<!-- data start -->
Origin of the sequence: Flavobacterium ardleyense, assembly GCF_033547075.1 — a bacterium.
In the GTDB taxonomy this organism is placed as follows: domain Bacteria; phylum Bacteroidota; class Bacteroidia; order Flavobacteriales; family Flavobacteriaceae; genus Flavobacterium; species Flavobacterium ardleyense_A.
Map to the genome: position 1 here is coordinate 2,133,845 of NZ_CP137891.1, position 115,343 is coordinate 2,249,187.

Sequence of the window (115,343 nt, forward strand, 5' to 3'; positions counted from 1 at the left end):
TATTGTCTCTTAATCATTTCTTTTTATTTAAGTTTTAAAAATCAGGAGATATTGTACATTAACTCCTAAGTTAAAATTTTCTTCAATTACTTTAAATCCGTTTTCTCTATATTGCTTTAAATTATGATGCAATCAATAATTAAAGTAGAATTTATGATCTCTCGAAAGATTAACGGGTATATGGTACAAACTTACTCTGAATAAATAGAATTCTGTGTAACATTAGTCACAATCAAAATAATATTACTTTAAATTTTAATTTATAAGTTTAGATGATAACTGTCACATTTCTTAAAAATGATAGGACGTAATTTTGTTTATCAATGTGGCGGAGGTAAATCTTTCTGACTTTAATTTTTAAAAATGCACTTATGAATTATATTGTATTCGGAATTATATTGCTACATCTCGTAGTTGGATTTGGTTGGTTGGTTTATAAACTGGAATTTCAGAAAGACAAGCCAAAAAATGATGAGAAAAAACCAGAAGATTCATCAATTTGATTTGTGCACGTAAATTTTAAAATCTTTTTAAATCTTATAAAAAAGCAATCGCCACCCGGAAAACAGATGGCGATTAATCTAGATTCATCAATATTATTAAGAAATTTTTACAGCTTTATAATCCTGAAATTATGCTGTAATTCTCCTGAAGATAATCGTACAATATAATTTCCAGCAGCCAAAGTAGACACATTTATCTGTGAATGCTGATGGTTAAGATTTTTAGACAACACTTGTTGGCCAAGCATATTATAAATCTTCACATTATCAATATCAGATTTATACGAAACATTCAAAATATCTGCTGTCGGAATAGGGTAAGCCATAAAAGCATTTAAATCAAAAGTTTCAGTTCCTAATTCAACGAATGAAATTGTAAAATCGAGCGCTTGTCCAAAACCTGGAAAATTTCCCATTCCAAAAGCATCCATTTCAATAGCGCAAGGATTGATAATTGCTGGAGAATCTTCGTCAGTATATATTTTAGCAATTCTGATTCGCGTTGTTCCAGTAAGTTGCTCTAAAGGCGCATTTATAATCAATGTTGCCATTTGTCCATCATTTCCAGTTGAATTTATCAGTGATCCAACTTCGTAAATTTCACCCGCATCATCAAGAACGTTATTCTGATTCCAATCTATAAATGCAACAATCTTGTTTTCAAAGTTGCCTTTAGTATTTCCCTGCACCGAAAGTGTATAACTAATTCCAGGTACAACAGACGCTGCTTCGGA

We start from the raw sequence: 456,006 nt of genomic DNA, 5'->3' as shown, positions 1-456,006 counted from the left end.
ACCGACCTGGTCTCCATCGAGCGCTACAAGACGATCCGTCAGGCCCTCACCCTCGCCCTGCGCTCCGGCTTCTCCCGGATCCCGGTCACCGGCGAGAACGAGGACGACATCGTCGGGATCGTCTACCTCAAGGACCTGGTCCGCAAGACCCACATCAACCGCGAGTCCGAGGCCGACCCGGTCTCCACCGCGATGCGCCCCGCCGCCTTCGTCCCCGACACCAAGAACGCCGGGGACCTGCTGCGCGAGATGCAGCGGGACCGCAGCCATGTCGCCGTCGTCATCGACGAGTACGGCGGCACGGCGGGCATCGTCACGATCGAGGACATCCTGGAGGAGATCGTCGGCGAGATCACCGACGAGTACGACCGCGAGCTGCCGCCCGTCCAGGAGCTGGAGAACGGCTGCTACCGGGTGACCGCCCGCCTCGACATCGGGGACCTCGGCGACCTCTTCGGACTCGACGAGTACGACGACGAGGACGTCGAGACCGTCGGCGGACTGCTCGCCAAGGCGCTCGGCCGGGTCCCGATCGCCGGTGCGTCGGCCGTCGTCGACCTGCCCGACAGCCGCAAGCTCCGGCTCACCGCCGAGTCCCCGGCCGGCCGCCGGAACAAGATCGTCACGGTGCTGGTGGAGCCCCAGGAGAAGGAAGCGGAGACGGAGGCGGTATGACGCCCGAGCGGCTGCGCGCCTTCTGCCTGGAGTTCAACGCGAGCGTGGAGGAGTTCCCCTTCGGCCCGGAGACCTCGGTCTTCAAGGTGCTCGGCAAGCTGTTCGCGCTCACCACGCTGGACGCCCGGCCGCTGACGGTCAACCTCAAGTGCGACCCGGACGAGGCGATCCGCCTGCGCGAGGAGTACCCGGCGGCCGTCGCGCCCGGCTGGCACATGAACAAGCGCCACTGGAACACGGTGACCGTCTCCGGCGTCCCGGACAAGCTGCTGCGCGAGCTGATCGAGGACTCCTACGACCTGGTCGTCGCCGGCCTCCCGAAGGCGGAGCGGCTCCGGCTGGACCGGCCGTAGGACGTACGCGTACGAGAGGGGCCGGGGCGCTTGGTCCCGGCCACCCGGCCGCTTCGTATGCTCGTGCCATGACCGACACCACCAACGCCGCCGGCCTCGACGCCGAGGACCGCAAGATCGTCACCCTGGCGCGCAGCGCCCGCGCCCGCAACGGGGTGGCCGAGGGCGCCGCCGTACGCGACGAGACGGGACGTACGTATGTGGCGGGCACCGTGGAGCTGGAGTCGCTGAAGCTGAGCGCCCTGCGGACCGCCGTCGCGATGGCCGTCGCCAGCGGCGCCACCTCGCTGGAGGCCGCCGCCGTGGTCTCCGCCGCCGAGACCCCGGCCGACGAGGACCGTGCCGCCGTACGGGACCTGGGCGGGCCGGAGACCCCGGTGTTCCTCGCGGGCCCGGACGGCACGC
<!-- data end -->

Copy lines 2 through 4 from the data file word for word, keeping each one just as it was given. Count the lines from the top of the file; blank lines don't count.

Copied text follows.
In the GTDB taxonomy this organism is placed as follows: domain Bacteria; phylum Bacteroidota; class Bacteroidia; order Flavobacteriales; family Flavobacteriaceae; genus Flavobacterium; species Flavobacterium ardleyense_A.
Map to the genome: position 1 here is coordinate 2,133,845 of NZ_CP137891.1, position 115,343 is coordinate 2,249,187.

Sequence of the window (115,343 nt, forward strand, 5' to 3'; positions counted from 1 at the left end):